Lorrillard was based in the New York City area and had a home in Tuxedo Park, NY. See the link for the Tuxedo Club which he founded in Tuxedo Park, NY.
Originally, I had dated this photo from the 1920's due to the hat and furniture in the photo, however, this Lorrillard (the IV) passed away in New York City in 1901, thus the photo likely was taken in the 1890's or 1900. Harris & Ewing Company, based in Washington D. C. took the photograph. H & E was a well known photography company in the latter 1800's and early 1900's. They photographed dignitaries, including U. S. Presidents, celebrities, as well as, noncelebrities. In their archives are photos of Presidents T. Roosevelt, Harding, Coolidge, and Hoover with their pet dogs. There are also a number of photos in their archives of other people with their dogs and some dog show photography. I found this photo in the Library of Congress archives in Washington D. C. and subsequently noticed copies of this photograph can be purchased on Amazon.com and elsewhere on the internet. There was no copyright on this photo stored at the Library of Congress.
What is interesting about the Brittany in this photo is that this dog breed was not recognized by the American Kennel Club until the 1930's. Although a Red and White setter dog breed can be found in the British Isles, there is an occasional reference in the early American field trial history to smaller (under 50 pounds) orange and white pointers. Lorrillard held the position as President of the Eastern Field Trial Club. He was also a field trial judge. This particular dog reminds me of my own Brittany, Montana, who died 3 weeks ago at the age of 15 years.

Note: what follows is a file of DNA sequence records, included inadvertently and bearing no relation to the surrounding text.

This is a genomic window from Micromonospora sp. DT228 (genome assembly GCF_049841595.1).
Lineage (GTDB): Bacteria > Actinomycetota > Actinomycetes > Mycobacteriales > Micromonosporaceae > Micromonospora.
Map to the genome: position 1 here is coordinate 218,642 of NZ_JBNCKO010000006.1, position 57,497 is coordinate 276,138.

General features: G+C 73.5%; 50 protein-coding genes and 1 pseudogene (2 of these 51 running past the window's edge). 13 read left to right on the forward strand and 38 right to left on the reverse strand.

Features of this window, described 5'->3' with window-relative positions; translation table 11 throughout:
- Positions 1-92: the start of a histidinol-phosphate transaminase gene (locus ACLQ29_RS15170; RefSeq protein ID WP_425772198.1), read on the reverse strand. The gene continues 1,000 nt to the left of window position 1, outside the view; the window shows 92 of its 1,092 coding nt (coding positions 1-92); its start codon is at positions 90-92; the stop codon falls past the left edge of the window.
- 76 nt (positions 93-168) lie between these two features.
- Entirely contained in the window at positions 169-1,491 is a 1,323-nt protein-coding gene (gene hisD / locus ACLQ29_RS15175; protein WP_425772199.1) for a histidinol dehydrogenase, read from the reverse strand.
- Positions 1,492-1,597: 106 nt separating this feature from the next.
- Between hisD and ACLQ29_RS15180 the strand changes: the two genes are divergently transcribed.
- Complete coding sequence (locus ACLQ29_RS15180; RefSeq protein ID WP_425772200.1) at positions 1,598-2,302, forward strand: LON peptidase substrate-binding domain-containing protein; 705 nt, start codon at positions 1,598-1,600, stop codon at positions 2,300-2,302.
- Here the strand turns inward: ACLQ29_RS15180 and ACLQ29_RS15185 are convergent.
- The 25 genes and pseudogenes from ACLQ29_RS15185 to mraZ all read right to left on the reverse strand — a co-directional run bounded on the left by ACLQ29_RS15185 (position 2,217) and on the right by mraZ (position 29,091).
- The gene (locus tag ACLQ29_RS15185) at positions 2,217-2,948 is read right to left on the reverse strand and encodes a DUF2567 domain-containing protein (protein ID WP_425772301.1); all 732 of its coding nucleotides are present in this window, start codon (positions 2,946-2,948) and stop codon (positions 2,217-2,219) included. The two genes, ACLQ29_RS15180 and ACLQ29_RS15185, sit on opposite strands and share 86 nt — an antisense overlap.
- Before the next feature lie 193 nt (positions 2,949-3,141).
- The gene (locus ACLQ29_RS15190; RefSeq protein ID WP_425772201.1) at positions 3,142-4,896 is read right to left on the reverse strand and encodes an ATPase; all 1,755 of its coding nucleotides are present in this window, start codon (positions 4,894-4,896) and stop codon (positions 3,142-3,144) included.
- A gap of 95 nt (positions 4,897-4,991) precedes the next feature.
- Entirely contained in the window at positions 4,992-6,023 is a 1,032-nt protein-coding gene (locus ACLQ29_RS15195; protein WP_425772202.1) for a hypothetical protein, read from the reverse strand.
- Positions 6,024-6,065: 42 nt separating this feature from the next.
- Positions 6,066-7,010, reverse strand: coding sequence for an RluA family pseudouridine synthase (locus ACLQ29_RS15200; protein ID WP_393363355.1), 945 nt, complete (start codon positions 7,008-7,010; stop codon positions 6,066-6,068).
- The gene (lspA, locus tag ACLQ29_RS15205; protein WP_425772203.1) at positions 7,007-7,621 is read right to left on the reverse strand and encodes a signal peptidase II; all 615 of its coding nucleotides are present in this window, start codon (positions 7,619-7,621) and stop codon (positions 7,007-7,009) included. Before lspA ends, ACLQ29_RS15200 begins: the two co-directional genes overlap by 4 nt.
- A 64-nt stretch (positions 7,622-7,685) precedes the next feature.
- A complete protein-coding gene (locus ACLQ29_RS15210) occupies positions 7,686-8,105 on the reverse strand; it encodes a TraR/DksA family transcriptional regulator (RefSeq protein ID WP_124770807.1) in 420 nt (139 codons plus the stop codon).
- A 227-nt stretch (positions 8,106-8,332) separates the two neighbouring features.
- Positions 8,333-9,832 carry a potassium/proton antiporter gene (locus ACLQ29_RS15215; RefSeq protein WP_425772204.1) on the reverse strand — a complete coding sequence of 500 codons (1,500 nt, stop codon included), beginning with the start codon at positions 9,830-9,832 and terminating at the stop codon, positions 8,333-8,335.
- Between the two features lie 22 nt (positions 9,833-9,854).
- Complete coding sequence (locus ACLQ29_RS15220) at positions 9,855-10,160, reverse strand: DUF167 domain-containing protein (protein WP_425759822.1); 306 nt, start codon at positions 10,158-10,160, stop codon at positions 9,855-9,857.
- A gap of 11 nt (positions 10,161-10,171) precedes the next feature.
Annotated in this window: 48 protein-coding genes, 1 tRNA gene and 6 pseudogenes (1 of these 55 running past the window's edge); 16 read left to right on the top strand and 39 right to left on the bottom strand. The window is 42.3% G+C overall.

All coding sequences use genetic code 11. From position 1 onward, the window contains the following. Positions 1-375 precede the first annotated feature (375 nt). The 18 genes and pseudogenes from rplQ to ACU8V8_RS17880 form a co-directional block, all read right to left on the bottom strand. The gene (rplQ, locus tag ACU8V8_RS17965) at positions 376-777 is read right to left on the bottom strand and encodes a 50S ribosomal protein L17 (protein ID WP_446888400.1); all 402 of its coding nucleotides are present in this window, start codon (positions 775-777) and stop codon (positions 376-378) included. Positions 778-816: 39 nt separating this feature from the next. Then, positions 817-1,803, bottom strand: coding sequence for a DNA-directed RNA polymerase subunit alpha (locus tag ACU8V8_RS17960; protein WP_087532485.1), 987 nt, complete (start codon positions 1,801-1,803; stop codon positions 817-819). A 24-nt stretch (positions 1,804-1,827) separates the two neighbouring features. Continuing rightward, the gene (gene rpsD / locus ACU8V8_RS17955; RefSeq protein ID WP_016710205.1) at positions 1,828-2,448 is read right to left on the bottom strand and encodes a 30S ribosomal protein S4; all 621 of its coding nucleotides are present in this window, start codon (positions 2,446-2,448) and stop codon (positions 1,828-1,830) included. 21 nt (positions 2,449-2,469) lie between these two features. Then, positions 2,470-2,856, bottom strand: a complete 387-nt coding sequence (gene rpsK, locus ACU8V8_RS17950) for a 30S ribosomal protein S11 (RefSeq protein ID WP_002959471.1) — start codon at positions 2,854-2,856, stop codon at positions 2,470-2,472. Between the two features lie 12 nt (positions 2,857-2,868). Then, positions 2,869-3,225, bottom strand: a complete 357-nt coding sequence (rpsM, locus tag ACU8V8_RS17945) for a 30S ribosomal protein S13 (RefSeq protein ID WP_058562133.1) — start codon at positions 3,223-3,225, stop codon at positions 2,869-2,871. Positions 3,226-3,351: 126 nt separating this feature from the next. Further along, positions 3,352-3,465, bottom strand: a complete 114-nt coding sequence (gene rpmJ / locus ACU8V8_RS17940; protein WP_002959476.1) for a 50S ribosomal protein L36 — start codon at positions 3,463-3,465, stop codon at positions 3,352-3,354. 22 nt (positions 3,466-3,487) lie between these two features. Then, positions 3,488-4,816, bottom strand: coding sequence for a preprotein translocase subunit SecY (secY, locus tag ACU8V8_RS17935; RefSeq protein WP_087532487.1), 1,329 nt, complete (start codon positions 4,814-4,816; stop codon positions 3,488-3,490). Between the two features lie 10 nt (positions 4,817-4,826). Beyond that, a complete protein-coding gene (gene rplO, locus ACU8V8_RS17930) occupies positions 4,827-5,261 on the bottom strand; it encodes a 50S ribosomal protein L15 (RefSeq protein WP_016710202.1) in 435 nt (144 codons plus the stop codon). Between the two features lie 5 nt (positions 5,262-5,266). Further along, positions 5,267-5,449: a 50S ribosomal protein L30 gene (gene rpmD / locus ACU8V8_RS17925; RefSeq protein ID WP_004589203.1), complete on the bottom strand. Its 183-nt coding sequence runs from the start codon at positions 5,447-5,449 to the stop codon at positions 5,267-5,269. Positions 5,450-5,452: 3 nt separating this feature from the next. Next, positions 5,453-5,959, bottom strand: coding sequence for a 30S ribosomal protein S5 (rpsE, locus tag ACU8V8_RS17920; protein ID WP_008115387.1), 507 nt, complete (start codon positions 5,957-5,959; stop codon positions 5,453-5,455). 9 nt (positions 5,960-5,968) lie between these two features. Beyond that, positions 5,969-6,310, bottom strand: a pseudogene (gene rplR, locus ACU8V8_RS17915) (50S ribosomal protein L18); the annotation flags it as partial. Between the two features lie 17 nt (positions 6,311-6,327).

Pierre Lorrillard IV was also a thoroughbred race horse owner and had American and European champion horses. Also, he coauthored a book about Mayan archeology in Mexico after funding an archeological expedition to that location.
An excerpt from the website NewYorkSocialDiaries refers to the photo: "Pierre Lorillard with his dog. Mr. Lorillard traveled with his dogs and horses. His yacht towed an auxiliary two-story boat equipped with stables and kennels, thus arriving at Jekyll Island ready for the hunt." The reference is to the Gilded Age estates on Jekyll Island which is now owned by the State of Georgia. Upland game bird hunting became very popular with club sportsmen in the latter 1800's.
Also view: Handmade Houseboats, see Chapter 1, Page 2, 1st paragraph re: Pierre Lorrillard's houseboat "Caiman".